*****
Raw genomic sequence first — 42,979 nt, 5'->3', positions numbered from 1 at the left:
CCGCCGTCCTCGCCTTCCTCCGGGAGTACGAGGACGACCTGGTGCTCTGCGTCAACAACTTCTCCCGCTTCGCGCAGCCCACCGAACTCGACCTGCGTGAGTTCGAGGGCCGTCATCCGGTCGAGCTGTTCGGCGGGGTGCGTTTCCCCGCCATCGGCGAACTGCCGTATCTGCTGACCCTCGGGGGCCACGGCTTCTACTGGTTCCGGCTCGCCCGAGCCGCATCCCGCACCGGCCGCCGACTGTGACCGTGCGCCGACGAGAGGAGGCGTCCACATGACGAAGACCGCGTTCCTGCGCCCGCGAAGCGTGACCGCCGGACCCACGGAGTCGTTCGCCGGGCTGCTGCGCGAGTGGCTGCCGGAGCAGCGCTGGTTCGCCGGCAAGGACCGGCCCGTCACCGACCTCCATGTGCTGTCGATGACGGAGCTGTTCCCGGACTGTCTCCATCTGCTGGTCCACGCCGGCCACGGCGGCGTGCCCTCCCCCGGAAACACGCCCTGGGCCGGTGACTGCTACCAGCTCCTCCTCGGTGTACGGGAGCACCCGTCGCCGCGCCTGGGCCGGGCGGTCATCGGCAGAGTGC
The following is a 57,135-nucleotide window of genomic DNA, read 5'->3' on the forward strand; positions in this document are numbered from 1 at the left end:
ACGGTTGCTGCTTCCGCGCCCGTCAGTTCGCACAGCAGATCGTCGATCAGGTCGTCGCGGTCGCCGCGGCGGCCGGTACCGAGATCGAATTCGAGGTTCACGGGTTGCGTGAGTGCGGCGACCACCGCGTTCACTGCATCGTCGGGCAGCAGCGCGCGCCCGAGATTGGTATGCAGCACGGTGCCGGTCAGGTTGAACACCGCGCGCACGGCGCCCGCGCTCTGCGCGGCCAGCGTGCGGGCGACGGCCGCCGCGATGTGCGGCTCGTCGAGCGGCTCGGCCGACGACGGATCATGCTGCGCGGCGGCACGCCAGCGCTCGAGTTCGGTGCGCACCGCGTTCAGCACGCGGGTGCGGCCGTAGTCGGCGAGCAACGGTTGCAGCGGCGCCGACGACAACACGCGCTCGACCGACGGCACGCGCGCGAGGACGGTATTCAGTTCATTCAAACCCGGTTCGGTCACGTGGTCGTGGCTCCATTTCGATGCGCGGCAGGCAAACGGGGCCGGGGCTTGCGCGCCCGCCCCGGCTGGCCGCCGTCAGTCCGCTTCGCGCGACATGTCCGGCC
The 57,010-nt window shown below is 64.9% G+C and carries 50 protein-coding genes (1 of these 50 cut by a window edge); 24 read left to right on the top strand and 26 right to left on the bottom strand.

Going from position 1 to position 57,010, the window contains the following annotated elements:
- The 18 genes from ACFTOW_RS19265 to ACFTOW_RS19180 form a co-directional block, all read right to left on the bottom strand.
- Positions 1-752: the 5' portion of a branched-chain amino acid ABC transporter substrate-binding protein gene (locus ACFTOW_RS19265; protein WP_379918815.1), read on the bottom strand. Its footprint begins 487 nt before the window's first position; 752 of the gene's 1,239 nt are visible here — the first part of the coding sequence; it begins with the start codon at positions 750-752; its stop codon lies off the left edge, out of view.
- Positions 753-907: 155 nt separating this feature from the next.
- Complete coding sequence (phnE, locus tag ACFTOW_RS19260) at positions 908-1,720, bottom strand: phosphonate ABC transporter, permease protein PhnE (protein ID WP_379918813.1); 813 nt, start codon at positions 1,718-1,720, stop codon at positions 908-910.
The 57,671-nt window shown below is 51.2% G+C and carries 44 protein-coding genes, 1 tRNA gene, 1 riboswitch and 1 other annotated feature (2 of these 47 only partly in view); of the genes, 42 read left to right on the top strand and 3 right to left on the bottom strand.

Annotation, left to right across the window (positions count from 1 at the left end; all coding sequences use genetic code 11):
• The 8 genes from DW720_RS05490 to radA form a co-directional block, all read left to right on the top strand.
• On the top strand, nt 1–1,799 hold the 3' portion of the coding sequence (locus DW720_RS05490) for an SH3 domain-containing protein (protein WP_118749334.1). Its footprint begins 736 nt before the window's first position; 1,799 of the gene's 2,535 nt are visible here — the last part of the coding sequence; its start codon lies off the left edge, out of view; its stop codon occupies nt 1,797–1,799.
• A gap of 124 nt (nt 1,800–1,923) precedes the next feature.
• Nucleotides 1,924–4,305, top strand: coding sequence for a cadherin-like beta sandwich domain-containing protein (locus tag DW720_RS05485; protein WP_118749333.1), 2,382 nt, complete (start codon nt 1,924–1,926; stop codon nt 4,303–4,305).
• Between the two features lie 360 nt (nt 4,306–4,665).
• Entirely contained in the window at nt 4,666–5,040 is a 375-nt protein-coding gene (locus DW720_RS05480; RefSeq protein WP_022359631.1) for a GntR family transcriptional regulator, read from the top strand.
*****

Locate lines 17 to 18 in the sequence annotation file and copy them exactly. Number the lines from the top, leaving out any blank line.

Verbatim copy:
• Between the two features lie 360 nt (nt 4,306–4,665).
• Entirely contained in the window at nt 4,666–5,040 is a 375-nt protein-coding gene (locus DW720_RS05480; RefSeq protein WP_022359631.1) for a GntR family transcriptional regulator, read from the top strand.